It is no secret that children are accident prone. Just as medical emergencies can occur at any time, dental emergencies can also occur. It is important to respond to dental emergencies with the same urgency as medical emergencies and seek dental treatment immediately. Delaying dental treatment can cause the problem to progress, make treatment possibly more difficult and invasive, and put your child at risk for further complications. At Battery Park Pediatric Dentists, we provide prompt, professional emergency dental care to get your child smiling sooner.

Did You Know?

According to the American Dental Association, one of the most common dental emergencies in children is due to untreated cavities Cartoon of sad boy with a sore tooth and a ice pack wrapped around his face

Frequently Asked Questions

What is a dental emergency?

  • Toothaches, especially those that come on suddenly and are intense
  • Chipped or broken teeth
  • Knocked out teeth
  • Partially dislodged tooth
  • Lost filling
  • Lost crown
  • Broken braces
  • Abscess
  • Soft-tissue injuries

What can I do for my child while waiting for an emergency appointment?

While we will do our best to accommodate emergencies as soon as possible, while you wait follow these tips: (Note: It is recommended to not delay treatment and make an appointment as soon as possible if your child has any of the following conditions. This guide is not to act as a replacement for professional dental treatment).

Type of Dental Emergency

Pre-Appointment Tips


Rinse your child’s mouth with warm water and have them floss to remove any food particles that may be causing pain. If the pain persists, you can use a cold compress wrapped in a towel against their cheek.


broken teeth

If you can find any of the broken pieces, collect and gently rinse them. Then, have your child rinse with warm water to remove any debris in the mouth. Gauze should be applied with gentle pressure for at least 10 minutes if there is any bleeding. You should use a cold compress wrapped in a towel against their cheek to relieve pain and any possible swelling that could occur.

Knocked-out tooth

Find the tooth, pick it up avoiding contact with the root, and gently rinse it without removing any attached tissue. Then place the tooth in a glass of milk and get to our office immediately. For the best chance of saving the tooth, it will need to be replaced in the socket no later than an hour after the incident.

Partially dislodged tooth

Get to our office immediately and do not try to remove the tooth. In the meantime, you can use a cold compress to relieve any pain. You may also be able to use an over the counter pain reliever, however do not do so until you have verified with our office.

Lost filling

Place a piece of sugar-free gum or over the counter dental cement into the cavity. Do not use gum containing sugar because that will increase your child’s pain level.

Lost crown

To relieve pain, you can spread clove oil on the affected area. If you can, coat the inside of the crown with over the counter dental cement, toothpaste, or denture adhesive, and slip it back on the tooth. If not, be sure to bring the crown with you to your child’s appointment.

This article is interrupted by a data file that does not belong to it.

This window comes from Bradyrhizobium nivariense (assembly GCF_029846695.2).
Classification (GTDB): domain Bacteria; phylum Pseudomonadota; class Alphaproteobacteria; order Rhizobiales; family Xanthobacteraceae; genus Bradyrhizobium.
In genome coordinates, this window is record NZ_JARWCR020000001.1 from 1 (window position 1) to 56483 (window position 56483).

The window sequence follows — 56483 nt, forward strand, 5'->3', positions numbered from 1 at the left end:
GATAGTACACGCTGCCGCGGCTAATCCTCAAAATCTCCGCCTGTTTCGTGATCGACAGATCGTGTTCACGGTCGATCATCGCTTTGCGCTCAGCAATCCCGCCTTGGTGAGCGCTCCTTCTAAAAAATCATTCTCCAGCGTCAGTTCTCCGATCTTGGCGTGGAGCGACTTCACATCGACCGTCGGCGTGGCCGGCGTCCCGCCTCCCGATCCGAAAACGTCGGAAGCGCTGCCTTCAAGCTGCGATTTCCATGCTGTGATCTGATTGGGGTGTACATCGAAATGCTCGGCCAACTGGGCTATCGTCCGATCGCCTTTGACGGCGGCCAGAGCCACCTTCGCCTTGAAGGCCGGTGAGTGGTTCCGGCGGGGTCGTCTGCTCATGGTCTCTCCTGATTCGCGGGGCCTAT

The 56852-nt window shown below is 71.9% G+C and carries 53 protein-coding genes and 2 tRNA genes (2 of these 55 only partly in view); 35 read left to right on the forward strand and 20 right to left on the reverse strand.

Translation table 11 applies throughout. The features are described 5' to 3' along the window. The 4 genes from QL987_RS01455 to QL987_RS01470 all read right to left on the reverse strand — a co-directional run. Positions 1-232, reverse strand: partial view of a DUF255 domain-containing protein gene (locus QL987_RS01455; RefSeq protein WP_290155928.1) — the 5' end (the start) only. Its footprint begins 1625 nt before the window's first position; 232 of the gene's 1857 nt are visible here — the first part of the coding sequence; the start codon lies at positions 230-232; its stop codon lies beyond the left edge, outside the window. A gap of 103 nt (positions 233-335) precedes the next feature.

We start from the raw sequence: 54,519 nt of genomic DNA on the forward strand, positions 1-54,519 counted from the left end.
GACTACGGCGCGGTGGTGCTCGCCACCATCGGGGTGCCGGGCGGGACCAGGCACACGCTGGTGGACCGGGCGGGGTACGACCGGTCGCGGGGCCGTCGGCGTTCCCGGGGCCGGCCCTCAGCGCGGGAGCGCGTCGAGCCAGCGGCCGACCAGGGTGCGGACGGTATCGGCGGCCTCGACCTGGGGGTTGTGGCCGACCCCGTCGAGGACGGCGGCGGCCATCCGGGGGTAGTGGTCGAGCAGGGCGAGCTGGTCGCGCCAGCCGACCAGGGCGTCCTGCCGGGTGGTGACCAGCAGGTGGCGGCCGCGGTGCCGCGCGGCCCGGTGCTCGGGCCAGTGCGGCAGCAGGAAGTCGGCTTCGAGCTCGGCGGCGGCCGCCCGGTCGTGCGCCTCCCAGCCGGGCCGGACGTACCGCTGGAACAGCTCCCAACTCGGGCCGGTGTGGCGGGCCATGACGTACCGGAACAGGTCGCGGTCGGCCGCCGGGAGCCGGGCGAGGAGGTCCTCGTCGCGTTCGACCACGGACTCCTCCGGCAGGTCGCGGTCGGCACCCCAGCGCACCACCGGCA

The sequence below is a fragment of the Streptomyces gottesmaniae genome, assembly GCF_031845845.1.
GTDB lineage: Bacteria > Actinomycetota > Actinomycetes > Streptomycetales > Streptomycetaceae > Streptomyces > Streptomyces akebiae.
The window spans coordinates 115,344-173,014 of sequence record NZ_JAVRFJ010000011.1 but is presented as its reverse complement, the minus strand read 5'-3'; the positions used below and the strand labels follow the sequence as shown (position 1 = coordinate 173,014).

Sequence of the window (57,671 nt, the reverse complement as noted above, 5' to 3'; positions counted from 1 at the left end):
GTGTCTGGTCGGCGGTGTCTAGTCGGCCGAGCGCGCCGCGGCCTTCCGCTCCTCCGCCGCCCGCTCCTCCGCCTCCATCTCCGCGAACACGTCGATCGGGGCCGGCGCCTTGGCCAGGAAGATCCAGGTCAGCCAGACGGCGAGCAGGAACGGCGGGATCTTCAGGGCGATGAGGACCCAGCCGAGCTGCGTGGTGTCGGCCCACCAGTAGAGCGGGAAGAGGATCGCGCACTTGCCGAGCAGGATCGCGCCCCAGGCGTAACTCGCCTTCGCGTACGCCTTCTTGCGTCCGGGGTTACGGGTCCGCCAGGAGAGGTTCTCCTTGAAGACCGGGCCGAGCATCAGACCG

Broken braces

Do not try to cut the wire because you could accidently swallow or inhale it. Instead, start by using a clean pencil eraser to realign the wire into a more comfortable position. If that proves unsuccessful, then you can use dental wax, a small cotton ball, or a piece of gauze to act as a barrier between the wire and your mouth.


Rinse your mouth with a mix of 8 oz warm water and ½ teaspoon of table salt several times a day to relieve the pain and draw out the infection.

Soft-tissue injuries

If an injury to your lips, cheeks, gums, or tongue results in bleeding, start by rinsing your mouth with warm water, then apply pressure to the injury with gauze or a tea bag for about 15-20 minutes. You can also use a cold compress to the affected area for 5-10 minutes to relieve pain. If the bleeding persists, come to our office right away or go to an emergency room if we are unavailable.
Dental Emergency infographic

 What should my child expect during an emergency dental appointment?

During an emergency dental appointment, the priority is to address the cause of the emergency as quickly and effectively as possible. To relieve any pain your child is experiencing and to relax them during the necessary procedures, dental sedation may be needed. You can help make this experience easier for your child by letting them bring a special blanket or toy with them to the appointment. Every dental emergency is different, however Battery Park Pediatric Dentists are well-equipped, both in training and office amenities, to handle a variety of situations.

What can I expect after my child receives emergency dental treatment?

Depending on the nature of your child’s dental emergency and treatment, our dentists will provide you with post-treatment instructions. It is very important to follow these instructions to help your child heal quickly and with minimal pain. If your child required sedation, they may be drowsy or sleepy for the remainder of the day, depending on the level of sedation.

How can I prevent dental emergencies from occurring?

While some dental emergencies cannot be prevented, the risk for others may be able to be reduced by taking some precautions. To avoid endangering your child’s teeth, do not let them chew ice, candy, or other hard foods that may break their teeth. Also, if they play sports, be sure to have them fitted for a dental mouth guard to prevent injury. If they have braces, make sure you follow all the dietary guidelines to prevent wires or brackets from breaking. Finally, if you have any concerns about your child’s dental health, discuss these with our dentists during their dental checkups.